Event: Lies and the Press at Knight First Amendment Institute 

Does Sullivan still serve free speech values in the digital age? 


Join our founder Carrie Goldberg for a roundtable discussion of whether, in the current media landscape,  Sullivan serves free speech values. 

Event description: Knight First Amendment Institute 


Justices Clarence Thomas and Neil Gorsuch have both recently advocated for the overturning of New York Times v. Sullivan, the case that Alexander Meiklejohn described as “an occasion for dancing in the streets.”  

For almost 60 years,  Sullivan has made it very difficult for “public figures” to successfully sue news organizations for defamation. However,  Sullivan has always been a controversial opinion. What some see as an important safeguard of press freedom, others see as an excuse for journalistic irresponsibility. 

This roundtable will discuss whether Thomas and Gorsuch are correct that, in the current media landscape, Sullivan no longer serves free speech values.  

Does Sullivan still serve free speech values in the digital age? 

More generally: Should Sullivan be limited? Expanded? Abolished? And what could, should, or might take its place? 

Introductory Remarks: 

  • Steve Coll, Columbia University Graduate School of Journalism 

Roundtable discussion: 

  • Robert C. Post, Yale Law School 
  • Carrie Goldberg, Sexual Assault and Privacy Attorney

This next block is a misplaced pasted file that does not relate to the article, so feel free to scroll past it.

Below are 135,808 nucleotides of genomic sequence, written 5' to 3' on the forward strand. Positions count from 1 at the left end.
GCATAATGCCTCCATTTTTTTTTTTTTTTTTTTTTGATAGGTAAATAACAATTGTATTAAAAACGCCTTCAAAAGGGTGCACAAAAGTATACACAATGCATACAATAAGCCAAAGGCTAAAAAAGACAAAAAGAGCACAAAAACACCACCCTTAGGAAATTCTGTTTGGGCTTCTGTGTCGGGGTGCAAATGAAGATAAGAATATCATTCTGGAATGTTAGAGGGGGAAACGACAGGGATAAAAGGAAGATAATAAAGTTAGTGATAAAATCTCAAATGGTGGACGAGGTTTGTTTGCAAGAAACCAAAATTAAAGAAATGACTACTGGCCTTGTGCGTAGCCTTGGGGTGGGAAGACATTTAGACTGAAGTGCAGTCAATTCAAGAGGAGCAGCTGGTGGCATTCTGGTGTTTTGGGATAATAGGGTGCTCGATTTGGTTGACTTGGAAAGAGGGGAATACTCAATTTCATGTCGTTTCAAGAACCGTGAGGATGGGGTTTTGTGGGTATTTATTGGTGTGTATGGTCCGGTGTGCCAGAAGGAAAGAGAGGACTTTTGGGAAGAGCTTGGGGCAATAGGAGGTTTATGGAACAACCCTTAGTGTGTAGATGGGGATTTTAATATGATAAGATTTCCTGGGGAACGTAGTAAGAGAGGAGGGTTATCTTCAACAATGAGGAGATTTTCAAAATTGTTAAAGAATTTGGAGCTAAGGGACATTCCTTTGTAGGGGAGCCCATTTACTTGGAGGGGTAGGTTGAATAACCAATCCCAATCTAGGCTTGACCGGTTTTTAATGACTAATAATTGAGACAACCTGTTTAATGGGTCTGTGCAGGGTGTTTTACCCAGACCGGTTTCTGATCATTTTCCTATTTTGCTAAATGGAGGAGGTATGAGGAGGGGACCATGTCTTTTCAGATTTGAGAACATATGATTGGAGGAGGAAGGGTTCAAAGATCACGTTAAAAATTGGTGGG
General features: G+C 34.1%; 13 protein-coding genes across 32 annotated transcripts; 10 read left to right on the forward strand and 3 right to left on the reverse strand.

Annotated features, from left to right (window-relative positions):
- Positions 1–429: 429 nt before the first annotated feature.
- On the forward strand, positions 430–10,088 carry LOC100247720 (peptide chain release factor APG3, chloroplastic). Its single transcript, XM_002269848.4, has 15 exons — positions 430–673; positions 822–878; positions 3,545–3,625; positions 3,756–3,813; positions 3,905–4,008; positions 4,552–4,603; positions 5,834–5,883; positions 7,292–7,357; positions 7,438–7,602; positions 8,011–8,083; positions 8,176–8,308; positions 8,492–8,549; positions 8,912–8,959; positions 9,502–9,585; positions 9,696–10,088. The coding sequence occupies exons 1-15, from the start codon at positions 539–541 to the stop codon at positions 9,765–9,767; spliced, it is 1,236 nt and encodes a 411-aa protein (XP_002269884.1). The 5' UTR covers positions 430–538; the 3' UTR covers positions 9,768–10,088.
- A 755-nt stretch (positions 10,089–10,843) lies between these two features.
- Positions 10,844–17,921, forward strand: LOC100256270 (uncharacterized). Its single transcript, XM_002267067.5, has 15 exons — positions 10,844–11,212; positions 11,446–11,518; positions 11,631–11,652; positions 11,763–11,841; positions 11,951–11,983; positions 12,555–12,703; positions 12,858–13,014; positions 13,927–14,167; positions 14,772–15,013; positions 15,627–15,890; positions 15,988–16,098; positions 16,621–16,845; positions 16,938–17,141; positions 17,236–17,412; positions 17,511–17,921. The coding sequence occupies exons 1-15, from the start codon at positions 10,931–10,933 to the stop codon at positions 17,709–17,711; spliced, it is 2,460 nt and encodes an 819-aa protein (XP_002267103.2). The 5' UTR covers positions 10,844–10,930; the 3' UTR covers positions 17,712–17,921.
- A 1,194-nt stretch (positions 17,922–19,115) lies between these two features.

• Nabiha Syed, The Markup 


  • Genevieve Lakier, Knight First Amendment Institute 

Due to Columbia University’s COVID restrictions, only Columbia University students, faculty, and staff will be able to attend in person. Everyone else is invited to join the conversation online. Click here to RSVP.  


New to New York Times v. Sullivan 

It’s a case that was decided in 1964 but the facts still feel incredibly current. It was a landmark Supreme Court case which ruled that First Amendment protections restrict the ability of public officials to sue for defamation. The case focused on a full-page ad taken out in The New York Times by supporters of Martin Luther King Jr. The ad criticized law enforcement in Montgomery, Alabama, for their treatment of civil rights protesters. A Montgomery city commissioner named L.B. Sullivan filed a libel action against the newspaper and four ministers who has endorsed the ad. He claimed that the allegations against the Montgomery police (though the ad did not mention Sullivan’s name) defamed him personally. 

Read more: 

  • Article: Two Justices Say Supreme Court Should Reconsider Landmark Libel Decision: NY Times 
  • Podcast: United States Courts podcast about the case. Click here to listen. 

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